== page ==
I don’t want to slow down the efforts on the floor. Bringing this matter to the floor is the highest priority because that’s where we have an opportunity to enact it, pass it. I’m also hoping that we can do something consistently with that to make sure that the judiciary committee has a hearing and considers even specific amendments that get into these areas. I’m not ruling that out, but I think it’s time, over time that we go on the record for some of these common sense constitutional responses.

Speaker 9: (12:56)
You’re not ruling out that an assault weapons ban might be part of=

Senator Durbin: (12:59)
I want to speak to Senator Feinstein, make sure I understand exactly what she’s looking for, okay?

Speaker 10: (13:03)
Can I follow up on that?

Senator Schumer: (13:03)
In the back.

Speaker 11: (13:06)
Senator Schumer, thanks. Can you just give us a little bit of a preview of the next work session? You all are going to finish your work this week. Do you think that the gun issue will come forward in April?

Senator Schumer: (13:16)
Look, there’s a whole lot of things that we want to do. We still have a lot of cabinet or sub-cabinet people to confirm. We have judges to confirm. We have a lot of bipartisan legislation that’s that’s being talked about and looking at. The China legislation, China government legislation, water legislation, things like that, and we have a lot of bills that came over from the House that we want to put on the floor and get votes on and hopefully pass them. We have a whole lot of things that we’re going to be doing in the next month.

Senator Schumer: (13:51)

Senator Schumer: (13:53)
Yelling out doesn’t get you to be called first.

Speaker 12: (13:55)
Several Republican senators-

Senator Schumer: (13:57)
But I will call on you.

Speaker 13: (13:57)
Thank you.

Speaker 12: (14:01)
Several Republican senators have said today that they’re supportive of expanding background checks to commercial gun sales. Are you planning or open to conversation-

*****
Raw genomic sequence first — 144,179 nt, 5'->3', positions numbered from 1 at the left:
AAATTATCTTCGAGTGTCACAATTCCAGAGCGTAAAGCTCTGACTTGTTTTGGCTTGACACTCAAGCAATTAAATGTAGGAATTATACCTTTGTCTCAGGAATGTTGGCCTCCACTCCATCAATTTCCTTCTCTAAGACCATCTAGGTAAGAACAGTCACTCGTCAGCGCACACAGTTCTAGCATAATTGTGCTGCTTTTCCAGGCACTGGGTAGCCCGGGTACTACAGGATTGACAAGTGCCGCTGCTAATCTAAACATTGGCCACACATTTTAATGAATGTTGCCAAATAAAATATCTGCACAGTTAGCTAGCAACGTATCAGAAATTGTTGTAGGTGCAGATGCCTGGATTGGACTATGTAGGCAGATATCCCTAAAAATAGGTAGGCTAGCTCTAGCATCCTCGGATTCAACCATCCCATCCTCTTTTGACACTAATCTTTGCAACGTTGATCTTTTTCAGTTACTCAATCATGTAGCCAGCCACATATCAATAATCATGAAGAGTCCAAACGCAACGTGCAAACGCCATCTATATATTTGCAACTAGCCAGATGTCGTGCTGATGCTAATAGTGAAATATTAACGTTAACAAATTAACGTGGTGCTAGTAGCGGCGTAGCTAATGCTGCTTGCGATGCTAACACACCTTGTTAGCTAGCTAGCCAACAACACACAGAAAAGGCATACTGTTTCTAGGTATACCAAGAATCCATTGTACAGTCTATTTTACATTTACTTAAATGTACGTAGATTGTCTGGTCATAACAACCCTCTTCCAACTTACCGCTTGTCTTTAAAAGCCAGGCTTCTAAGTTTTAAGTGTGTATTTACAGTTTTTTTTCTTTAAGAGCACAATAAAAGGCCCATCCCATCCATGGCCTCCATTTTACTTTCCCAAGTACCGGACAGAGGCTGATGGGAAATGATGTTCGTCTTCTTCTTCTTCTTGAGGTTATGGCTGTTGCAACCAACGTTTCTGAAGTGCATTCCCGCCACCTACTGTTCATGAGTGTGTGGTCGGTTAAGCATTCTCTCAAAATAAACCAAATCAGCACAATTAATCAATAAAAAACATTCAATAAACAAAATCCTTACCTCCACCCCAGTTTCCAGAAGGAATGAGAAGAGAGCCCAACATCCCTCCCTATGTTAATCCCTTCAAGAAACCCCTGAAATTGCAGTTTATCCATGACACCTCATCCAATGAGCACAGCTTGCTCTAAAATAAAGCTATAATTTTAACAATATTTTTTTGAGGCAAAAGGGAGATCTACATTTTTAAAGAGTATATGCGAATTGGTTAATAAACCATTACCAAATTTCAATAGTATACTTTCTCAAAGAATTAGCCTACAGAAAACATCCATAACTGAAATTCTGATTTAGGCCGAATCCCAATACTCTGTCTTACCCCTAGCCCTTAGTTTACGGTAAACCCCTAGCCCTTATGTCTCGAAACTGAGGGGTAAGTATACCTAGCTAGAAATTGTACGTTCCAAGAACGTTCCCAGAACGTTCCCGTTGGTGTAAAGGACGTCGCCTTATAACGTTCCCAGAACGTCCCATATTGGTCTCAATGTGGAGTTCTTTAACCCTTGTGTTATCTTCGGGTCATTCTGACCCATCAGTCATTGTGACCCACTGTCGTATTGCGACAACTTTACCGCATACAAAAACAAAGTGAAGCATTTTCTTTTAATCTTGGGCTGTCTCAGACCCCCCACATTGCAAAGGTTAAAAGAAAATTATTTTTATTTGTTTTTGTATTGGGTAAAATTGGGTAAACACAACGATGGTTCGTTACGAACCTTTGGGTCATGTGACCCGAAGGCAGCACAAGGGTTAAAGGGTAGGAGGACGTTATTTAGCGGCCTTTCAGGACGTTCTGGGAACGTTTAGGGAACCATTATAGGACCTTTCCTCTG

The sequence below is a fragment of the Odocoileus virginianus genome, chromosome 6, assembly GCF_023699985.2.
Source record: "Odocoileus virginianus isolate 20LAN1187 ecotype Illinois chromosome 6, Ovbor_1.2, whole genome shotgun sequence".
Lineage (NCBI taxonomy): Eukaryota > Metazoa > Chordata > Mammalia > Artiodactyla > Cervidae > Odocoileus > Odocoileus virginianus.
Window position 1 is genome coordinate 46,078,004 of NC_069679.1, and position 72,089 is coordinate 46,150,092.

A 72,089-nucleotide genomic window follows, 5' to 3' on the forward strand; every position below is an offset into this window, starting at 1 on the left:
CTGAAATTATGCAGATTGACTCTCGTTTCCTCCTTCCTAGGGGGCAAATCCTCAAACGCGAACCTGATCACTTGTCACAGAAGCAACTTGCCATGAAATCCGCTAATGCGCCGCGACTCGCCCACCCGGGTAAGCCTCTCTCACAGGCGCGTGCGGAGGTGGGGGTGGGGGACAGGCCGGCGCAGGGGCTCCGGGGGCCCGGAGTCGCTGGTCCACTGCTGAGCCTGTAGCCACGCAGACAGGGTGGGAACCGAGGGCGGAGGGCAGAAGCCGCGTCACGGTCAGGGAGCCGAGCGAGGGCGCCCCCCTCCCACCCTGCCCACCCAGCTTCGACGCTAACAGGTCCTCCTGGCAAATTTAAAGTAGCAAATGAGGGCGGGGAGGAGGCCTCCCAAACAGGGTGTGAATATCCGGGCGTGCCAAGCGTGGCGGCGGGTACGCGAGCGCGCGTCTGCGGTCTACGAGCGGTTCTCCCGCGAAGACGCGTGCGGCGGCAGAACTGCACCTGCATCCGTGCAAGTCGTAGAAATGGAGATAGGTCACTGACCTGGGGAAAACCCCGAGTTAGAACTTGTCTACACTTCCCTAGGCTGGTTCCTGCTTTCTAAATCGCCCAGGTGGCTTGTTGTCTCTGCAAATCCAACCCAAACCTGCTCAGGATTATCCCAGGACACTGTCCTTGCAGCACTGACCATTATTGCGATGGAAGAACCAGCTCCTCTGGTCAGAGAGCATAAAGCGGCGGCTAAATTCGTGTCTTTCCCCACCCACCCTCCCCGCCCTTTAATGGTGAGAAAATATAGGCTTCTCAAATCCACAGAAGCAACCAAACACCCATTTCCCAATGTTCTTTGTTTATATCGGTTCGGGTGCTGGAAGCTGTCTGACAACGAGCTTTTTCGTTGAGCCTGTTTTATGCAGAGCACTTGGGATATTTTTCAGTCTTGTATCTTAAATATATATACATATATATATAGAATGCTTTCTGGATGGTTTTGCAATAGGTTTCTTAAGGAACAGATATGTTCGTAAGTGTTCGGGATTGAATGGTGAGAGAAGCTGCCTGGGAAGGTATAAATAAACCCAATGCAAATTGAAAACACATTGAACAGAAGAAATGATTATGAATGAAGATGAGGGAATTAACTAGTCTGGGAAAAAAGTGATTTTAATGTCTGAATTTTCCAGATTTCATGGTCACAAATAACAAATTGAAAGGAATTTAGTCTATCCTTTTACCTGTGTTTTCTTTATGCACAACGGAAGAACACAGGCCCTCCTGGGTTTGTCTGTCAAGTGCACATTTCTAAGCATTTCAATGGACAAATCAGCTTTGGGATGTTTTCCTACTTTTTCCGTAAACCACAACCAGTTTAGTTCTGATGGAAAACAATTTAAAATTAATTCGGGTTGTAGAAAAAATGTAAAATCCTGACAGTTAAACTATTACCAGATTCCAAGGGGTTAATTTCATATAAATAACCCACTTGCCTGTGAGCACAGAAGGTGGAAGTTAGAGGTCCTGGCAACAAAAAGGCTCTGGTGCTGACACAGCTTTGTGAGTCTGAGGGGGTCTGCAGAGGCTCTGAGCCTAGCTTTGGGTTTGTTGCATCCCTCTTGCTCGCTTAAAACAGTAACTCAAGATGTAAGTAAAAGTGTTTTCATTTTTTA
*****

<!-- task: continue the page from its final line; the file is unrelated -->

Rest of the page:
Senator Schumer: (14:09)
As I said, we’re having a discussion about the best way to move forward, but we will have the House bills put on the floor for a vote.

Speaker 14: (14:18)
Today, Postmaster General DeJoy laid out his ten-year plan for the post office, which appears to include raising postal prices, slowing down mail service, as well as looking for pension reform and other efficiencies. Thoughts on… anyone who wants to weigh in, thoughts on the changes to the post office.

Senator Schumer: (14:37)
Look, I’ve been disappointed in Mr. DeJoy since he came in. He doesn’t seem to want to keep the post office as robust as 90% of America wants the post office kept strong. I haven’t seen his exact plan, but we’re going to look at things, pension reform and things like that. The problem that the post office has, that they have to put aside money for health insurance long before any other private or public company does is something we want to look at. We believe in a robust post office. We do not like DeJoy cutting back.

Speaker 15: (15:10)
What do you think about some reports that White House advisors are talking about breaking up the infrastructure package, moving a smaller, maybe bipartisan one first. Chris Coons has endorsed that idea. What’s your reaction to that?

Senator Schumer: (15:21)
We’re talking to the White House regularly. We had a lengthy discussion this weekend and we’re going to… Look, the one thing we’re united on, Speaker Pelosi, President Biden, myself, we want a big, bold, strong package. As we’ve always said, we’d prefer to work with Republicans to attain that package. If we can’t we’ll move forward other ways, but there are various different options that we’re exploring.

Speaker 16: (15:44)
Back on guns. In September, 2019, after the Dayton and El Paso shootings, then Attorney General Barr was up here negotiating. Is that something that you picked up on and work off those as a template, or is it different now because you folks are in charge and it’s not [crosstalk 00:16:04].

Senator Schumer: (16:03)
As I said, it’s different that we’re in charge. We’re not going to do what McConnell did and never let a vote occur, never let anything see the light of day. We have to figure out the best way to get the most done, and that’s what we’re going to figure out. Thank you.

Senator Schumer: (16:17)
Last one.

Speaker 17: (16:17)
How about one more? Just to follow up on guns again. Why are you prioritizing the expanded/universal background checks over an assault weapons ban? [crosstalk 00:16:31].

Senator Schumer: (16:30)
I’m not going to pick which of them. The background checks bill passed the House. It passed it overwhelmingly. It’s supported by 90% of Americans, 80% of gun owners. It’s a very important thing to do. That is not to say we wouldn’t look at other things as well.

Senator Schumer: (16:47)
Thank you.